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Starting out, he tells Enterprise, was a big challenge as he didn’t have enough capital to run an office. This made him to start off online which was very tough. However, this was by no means easy.

“Online marketing also demanded money to be effective.”

His work as a skincare expert entails consultation, training and products. He also offers consultation to pharmacies and beauty clinics as well as training in makeup and basic skin knowledge.

“I also have a cosmetics line that I recommend to my clients,” adds Mr Kamau.

The entrepreneur says cosmetology is a well-paying career but depends on how one ventures into it; as a side job or full time occupation.

He makes between Sh80,000 and Sh120,000 monthly and has two permanent employees and four on temporary terms.

“For me, it’s the main deal and I get good amount that caters for my needs and also to save and invest for my family,” he notes.

Some of the charges for his services include skincare consultation at Sh1,000, facial treatments at Sh3,500, face makeovers from Sh3,000, depending on the event, personal make-up classes at Sh5,000 and professional types go for Sh5,000 per session.

He said his plan is to come up with better platforms to enlighten people on the best skincare to get when they are purchasing products and what ingredients to watch out for by also coming up with his line. This should be based on the safest but effective ingredients.

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“My advice to anyone with this kind of passion but lacks confidence is to always have integrity and honesty. Then the rest will play in line and follow suit.”

Mr Kamau also trains young people, mainly in makeup.

“It’s always good to work with the community; so, I have empowered a few young people by training them mainly in make up as we work together and in return they get a retainer,” he told Enterprise.

By Business Daily

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Nick Mutuma: I do romantic movies for my female admirers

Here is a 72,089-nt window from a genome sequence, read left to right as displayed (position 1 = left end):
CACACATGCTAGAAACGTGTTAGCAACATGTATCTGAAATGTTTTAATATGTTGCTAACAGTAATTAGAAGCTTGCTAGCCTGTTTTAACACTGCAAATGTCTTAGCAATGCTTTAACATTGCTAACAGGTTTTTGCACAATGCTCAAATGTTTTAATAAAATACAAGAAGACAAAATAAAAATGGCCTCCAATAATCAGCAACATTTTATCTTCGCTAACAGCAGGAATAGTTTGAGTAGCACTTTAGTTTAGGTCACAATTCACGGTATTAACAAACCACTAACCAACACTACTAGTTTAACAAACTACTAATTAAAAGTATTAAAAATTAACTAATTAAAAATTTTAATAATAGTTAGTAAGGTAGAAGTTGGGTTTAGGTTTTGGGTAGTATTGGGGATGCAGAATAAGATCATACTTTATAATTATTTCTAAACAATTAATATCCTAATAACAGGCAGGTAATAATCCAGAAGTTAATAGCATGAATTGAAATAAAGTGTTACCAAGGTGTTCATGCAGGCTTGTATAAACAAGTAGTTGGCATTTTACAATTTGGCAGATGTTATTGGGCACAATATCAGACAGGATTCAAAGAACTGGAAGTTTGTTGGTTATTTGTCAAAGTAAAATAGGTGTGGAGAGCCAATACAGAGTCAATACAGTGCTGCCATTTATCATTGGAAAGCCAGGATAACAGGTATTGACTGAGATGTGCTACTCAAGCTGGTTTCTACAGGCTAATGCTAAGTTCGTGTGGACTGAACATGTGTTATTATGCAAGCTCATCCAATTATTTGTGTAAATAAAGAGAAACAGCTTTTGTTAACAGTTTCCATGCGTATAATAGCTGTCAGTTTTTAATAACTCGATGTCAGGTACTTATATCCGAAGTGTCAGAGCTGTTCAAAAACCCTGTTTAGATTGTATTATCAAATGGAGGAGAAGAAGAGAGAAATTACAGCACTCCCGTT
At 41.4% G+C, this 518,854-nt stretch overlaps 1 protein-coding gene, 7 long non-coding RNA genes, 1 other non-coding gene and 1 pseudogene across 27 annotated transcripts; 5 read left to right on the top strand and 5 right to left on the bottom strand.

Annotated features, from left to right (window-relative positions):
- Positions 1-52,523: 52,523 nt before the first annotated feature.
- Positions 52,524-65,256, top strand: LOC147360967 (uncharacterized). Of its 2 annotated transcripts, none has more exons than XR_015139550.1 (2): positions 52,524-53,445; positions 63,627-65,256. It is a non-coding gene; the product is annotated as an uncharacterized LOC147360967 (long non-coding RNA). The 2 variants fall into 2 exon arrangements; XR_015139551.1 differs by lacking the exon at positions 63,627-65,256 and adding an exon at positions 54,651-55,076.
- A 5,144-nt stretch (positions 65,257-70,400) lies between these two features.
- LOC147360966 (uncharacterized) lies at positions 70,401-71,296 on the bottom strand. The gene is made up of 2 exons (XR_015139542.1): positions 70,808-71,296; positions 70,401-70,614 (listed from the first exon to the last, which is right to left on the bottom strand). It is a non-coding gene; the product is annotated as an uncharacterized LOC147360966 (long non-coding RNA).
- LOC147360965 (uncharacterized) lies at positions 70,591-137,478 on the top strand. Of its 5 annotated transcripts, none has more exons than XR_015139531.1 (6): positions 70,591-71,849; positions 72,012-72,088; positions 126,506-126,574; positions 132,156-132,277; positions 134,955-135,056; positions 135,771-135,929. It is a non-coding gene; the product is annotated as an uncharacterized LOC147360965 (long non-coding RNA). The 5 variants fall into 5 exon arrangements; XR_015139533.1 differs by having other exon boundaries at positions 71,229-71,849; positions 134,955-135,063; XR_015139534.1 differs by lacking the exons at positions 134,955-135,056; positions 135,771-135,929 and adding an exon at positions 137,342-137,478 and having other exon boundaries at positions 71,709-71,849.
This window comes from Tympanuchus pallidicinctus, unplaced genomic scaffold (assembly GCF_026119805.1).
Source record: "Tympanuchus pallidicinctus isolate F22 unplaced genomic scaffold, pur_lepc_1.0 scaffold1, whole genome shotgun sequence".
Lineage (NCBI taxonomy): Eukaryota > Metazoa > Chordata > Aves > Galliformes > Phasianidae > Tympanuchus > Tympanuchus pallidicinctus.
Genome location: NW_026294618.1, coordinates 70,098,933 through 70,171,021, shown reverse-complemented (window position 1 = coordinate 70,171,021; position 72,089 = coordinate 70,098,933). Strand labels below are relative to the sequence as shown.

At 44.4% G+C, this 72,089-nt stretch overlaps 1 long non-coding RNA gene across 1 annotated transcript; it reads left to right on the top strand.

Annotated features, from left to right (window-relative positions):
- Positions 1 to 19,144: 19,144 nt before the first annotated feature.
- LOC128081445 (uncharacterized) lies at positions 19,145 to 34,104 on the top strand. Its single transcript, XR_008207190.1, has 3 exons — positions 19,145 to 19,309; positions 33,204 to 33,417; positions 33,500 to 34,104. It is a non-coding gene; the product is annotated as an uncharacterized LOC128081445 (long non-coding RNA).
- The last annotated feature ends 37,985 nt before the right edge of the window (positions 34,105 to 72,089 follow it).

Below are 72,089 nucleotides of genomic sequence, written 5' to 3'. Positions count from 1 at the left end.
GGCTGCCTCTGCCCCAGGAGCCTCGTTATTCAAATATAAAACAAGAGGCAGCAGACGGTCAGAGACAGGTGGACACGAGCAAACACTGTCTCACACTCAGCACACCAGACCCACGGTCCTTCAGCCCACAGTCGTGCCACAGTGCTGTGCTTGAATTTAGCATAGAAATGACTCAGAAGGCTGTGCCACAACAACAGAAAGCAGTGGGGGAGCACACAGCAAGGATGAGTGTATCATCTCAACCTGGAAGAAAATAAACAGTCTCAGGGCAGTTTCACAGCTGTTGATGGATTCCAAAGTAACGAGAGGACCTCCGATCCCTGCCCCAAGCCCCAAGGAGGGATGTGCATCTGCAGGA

Babe magnet, actor and film producer Nicholas Munene Mutuma better known as Nick Mutuma, has explained why he makes romantic movies.

The hunk, whose good looks drive many women crazy, says he develops such movies because of the ladies.


Drawing comparison from American rapper and actor 50 Cent, Mutuma has revealed that he studied his market and realised most of his clients are ladies and as such, he is compelled to create or feature in content that they like and would want to see from him.

“50 Cent has done the take. What works with 50 is that he tells stories that are relatable to his target market. He knows what people want to see. So even for me a very common question I always get is ‘why do I always make romantic comedy’, ‘why do you always make movies that are more female skewed’. You know it’s understanding your market. These are the people who put food on my table,” Mutuma explained in a conversation with radio presenter Shaffie Weru.


When asked how he keeps at bay ladies who are always thirsting for his attention the 6 foot lady-killer said he prefers staying at home if he ain’t working.

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He was however quick to put a disclaimer stating that he is in a relationship with actress Bridget Shighadi.

“Every time I talk about this stuff she is normally upset because she is a very private person. She doesn’t like her stuff out there. I’m in a relationship, I’m a dad and I’m gonna leave it at that,” the actor said.

Mutuma and Bridget have been together for years now and are blessed with a two-year-daughter Dua.

By Nairobi News

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Woman throws her three children into River Nzoia



A 24-year-old woman dumped her two children into River Nzoia in Lugari Constituency, Kakamega County last night seconds before jumping into the river with a third child on her back.

The woman who has been identified as Winnie, left her sister’s house where she had been staying at 9 pm duping her children that she is taking them to the shop. It is when they got to the bridge that she asked the children to close their eyes before pushing them one after the other into the roaring mass of water moments after taking the same leap to her death.

One girl survived after clutching on to a branch a distance from where she plunged into the water. The standard two girl explained the horror when she called for help holding on a weak branch.

“She grabbed our hands and jumped in the river. I reach in the middle of the river and got hold of a stick and lurched to it. I was crying,” said the little girl in tears.

According to Alice Magoma, the sister to Winnie, she had come to stay with her after some small disagreement with her husband.

“I didn’t see any problems with her. She had been staying with me for about a week and the husband even came to pick her up yesterday but they disagreed over a certain text message. I asked him to come another day when she has cooled down,” explained Alice.

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Alice explains that her sister was Okay in the evening, relaxing and chatting. She had left her to cook supper only to come back and find her and the kids not present in the house.

“That’s the last time I saw my sister. She didn’t tell me anything. She didn’t tell me her plan. I thought she was going to sleep at the neighbour’s place. I was wrong.”

The standard two girl who survived was found by Joseph Maleso, the chairman of the Nyumba kumi who took her to his home, gave her some tea and later took her to the police station where they recorded a statement.

The bodies of the woman and her two children are yet to be found.